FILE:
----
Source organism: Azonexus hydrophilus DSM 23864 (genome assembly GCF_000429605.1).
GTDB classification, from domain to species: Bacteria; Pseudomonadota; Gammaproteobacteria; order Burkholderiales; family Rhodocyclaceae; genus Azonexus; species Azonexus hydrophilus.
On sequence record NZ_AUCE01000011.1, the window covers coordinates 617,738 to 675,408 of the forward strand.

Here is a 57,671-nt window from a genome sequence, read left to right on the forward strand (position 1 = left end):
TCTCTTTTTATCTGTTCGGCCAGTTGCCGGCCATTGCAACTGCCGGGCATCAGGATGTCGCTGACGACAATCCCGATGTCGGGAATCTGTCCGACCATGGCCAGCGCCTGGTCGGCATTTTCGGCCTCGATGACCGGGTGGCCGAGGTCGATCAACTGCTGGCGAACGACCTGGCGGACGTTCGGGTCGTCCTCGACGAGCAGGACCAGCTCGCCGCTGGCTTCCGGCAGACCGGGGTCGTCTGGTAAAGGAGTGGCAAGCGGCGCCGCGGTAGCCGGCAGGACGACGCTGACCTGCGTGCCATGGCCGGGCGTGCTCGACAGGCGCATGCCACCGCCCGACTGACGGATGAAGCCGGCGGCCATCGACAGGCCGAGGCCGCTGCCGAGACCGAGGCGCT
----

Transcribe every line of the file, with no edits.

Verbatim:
Source organism: Azonexus hydrophilus DSM 23864 (genome assembly GCF_000429605.1).
GTDB classification, from domain to species: Bacteria; Pseudomonadota; Gammaproteobacteria; order Burkholderiales; family Rhodocyclaceae; genus Azonexus; species Azonexus hydrophilus.
On sequence record NZ_AUCE01000011.1, the window covers coordinates 617,738 to 675,408 of the forward strand.

Here is a 57,671-nt window from a genome sequence, read left to right on the forward strand (position 1 = left end):
TCTCTTTTTATCTGTTCGGCCAGTTGCCGGCCATTGCAACTGCCGGGCATCAGGATGTCGCTGACGACAATCCCGATGTCGGGAATCTGTCCGACCATGGCCAGCGCCTGGTCGGCATTTTCGGCCTCGATGACCGGGTGGCCGAGGTCGATCAACTGCTGGCGAACGACCTGGCGGACGTTCGGGTCGTCCTCGACGAGCAGGACCAGCTCGCCGCTGGCTTCCGGCAGACCGGGGTCGTCTGGTAAAGGAGTGGCAAGCGGCGCCGCGGTAGCCGGCAGGACGACGCTGACCTGCGTGCCATGGCCGGGCGTGCTCGACAGGCGCATGCCACCGCCCGACTGACGGATGAAGCCGGCGGCCATCGACAGGCCGAGGCCGCTGCCGAGACCGAGGCGCT